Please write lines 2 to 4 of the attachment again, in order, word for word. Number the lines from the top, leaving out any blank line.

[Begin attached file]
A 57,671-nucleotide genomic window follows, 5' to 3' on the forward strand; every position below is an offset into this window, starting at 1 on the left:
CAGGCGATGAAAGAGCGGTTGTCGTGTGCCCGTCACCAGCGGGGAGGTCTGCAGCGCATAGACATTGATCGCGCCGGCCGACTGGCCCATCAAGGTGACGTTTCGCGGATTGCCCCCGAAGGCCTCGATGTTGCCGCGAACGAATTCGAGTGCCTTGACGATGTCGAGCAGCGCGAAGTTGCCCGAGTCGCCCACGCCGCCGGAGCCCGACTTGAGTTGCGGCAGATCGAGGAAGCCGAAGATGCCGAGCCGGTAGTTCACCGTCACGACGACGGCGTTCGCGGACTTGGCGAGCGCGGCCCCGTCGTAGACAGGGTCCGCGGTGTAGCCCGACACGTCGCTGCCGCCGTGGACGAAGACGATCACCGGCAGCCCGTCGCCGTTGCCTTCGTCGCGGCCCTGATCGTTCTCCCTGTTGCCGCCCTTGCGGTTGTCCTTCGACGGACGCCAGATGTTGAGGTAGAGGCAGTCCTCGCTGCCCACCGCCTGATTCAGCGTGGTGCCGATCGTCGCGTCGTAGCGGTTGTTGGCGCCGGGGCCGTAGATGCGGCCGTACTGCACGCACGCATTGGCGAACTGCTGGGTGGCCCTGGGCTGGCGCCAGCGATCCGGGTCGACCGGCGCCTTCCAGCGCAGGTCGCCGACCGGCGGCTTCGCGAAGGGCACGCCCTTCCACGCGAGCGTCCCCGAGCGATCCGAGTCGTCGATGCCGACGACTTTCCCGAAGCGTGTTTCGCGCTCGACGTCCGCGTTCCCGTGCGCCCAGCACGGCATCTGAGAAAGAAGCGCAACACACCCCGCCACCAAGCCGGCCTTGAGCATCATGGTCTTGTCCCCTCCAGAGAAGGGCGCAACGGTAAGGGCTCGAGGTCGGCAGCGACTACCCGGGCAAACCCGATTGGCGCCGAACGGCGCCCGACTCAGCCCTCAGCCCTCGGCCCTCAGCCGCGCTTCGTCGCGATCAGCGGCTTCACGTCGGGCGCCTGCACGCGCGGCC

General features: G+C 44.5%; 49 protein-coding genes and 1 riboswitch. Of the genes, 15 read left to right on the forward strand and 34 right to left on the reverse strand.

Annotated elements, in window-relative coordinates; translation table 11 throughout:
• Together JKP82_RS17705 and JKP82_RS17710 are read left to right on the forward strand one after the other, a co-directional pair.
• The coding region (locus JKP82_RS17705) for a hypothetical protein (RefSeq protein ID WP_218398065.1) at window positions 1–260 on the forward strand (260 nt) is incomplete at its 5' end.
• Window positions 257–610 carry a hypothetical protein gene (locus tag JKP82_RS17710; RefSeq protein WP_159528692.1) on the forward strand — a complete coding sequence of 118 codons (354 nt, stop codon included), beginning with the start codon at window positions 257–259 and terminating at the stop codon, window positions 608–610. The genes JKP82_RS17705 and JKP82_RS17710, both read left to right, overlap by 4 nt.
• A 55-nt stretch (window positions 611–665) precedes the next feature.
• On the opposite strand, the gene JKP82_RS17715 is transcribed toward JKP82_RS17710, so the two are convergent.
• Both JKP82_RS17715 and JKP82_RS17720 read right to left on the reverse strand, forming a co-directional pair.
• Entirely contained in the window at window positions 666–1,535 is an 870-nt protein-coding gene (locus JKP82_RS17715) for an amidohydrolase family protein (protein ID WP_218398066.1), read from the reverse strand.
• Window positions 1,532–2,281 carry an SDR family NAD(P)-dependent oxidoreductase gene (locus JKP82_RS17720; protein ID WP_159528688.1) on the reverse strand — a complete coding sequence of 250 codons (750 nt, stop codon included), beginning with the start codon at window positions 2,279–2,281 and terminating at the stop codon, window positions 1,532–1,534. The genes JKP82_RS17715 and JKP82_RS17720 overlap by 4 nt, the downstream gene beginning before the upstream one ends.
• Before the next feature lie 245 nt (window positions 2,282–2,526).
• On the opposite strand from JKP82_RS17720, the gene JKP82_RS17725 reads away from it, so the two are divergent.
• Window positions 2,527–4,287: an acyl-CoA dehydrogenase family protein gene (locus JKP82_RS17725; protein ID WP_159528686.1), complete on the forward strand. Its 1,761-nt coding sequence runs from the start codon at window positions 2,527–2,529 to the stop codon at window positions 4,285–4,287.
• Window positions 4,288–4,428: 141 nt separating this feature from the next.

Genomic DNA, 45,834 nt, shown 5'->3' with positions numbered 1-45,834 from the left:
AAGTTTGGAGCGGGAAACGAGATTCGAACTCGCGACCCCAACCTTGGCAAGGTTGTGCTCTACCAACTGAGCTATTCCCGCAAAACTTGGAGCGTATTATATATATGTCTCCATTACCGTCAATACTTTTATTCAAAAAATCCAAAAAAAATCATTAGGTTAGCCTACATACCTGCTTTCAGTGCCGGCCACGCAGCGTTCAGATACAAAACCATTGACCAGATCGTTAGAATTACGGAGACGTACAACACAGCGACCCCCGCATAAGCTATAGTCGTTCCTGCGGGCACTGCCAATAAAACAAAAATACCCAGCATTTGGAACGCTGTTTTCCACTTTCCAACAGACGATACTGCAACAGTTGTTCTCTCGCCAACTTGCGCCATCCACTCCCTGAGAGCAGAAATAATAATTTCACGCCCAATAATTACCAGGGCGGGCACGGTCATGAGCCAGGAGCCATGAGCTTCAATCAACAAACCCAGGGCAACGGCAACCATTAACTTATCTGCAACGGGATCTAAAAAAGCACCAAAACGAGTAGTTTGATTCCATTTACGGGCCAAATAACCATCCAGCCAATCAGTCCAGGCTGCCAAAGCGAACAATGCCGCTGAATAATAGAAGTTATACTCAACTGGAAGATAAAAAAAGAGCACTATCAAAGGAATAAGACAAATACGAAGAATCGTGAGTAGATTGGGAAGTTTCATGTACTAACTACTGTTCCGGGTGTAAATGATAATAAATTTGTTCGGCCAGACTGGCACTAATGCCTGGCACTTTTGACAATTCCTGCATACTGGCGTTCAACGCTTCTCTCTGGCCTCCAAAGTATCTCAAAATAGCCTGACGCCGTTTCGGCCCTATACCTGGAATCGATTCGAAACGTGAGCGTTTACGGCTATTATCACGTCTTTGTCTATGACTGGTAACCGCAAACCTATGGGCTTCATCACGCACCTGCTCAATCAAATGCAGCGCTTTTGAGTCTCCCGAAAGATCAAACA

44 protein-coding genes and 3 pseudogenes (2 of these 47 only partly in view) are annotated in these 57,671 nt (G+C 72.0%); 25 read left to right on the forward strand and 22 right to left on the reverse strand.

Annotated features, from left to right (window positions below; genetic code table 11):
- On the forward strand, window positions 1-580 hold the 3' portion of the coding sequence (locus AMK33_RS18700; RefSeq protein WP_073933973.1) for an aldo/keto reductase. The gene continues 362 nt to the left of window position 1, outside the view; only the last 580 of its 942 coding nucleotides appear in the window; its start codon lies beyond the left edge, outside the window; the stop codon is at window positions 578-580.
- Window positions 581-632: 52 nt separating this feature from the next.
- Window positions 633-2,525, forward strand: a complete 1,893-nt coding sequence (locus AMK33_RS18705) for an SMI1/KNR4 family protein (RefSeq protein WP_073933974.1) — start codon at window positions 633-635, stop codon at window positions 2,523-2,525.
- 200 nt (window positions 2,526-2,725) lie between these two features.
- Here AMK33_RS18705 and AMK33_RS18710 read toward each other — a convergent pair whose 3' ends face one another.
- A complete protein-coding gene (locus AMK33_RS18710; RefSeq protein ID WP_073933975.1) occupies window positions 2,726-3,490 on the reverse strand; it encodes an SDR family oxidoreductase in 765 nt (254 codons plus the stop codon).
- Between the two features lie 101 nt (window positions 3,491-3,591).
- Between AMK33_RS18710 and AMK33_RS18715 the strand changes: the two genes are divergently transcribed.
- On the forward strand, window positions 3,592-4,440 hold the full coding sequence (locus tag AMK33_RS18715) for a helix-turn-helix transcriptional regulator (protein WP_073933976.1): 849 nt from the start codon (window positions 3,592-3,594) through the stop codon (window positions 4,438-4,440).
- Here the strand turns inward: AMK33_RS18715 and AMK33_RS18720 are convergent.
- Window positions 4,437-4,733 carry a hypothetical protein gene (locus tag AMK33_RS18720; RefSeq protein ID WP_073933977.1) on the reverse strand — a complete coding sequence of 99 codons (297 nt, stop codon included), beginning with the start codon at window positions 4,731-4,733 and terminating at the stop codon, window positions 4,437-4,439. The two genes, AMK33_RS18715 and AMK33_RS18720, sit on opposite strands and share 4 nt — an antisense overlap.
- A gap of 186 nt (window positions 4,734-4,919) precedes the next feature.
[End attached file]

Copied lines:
CAGGCGATGAAAGAGCGGTTGTCGTGTGCCCGTCACCAGCGGGGAGGTCTGCAGCGCATAGACATTGATCGCGCCGGCCGACTGGCCCATCAAGGTGACGTTTCGCGGATTGCCCCCGAAGGCCTCGATGTTGCCGCGAACGAATTCGAGTGCCTTGACGATGTCGAGCAGCGCGAAGTTGCCCGAGTCGCCCACGCCGCCGGAGCCCGACTTGAGTTGCGGCAGATCGAGGAAGCCGAAGATGCCGAGCCGGTAGTTCACCGTCACGACGACGGCGTTCGCGGACTTGGCGAGCGCGGCCCCGTCGTAGACAGGGTCCGCGGTGTAGCCCGACACGTCGCTGCCGCCGTGGACGAAGACGATCACCGGCAGCCCGTCGCCGTTGCCTTCGTCGCGGCCCTGATCGTTCTCCCTGTTGCCGCCCTTGCGGTTGTCCTTCGACGGACGCCAGATGTTGAGGTAGAGGCAGTCCTCGCTGCCCACCGCCTGATTCAGCGTGGTGCCGATCGTCGCGTCGTAGCGGTTGTTGGCGCCGGGGCCGTAGATGCGGCCGTACTGCACGCACGCATTGGCGAACTGCTGGGTGGCCCTGGGCTGGCGCCAGCGATCCGGGTCGACCGGCGCCTTCCAGCGCAGGTCGCCGACCGGCGGCTTCGCGAAGGGCACGCCCTTCCACGCGAGCGTCCCCGAGCGATCCGAGTCGTCGATGCCGACGACTTTCCCGAAGCGTGTTTCGCGCTCGACGTCCGCGTTCCCGTGCGCCCAGCACGGCATCTGAGAAAGAAGCGCAACACACCCCGCCACCAAGCCGGCCTTGAGCATCATGGTCTTGTCCCCTCCAGAGAAGGGCGCAACGGTAAGGGCTCGAGGTCGGCAGCGACTACCCGGGCAAACCCGATTGGCGCCGAACGGCGCCCGACTCAGCCCTCAGCCCTCGGCCCTCAGCCGCGCTTCGTCGCGATCAGCGGCTTCACGTCGGGCGCCTGCACGCGCGGCC

General features: G+C 44.5%; 49 protein-coding genes and 1 riboswitch. Of the genes, 15 read left to right on the forward strand and 34 right to left on the reverse strand.

Annotated elements, in window-relative coordinates; translation table 11 throughout: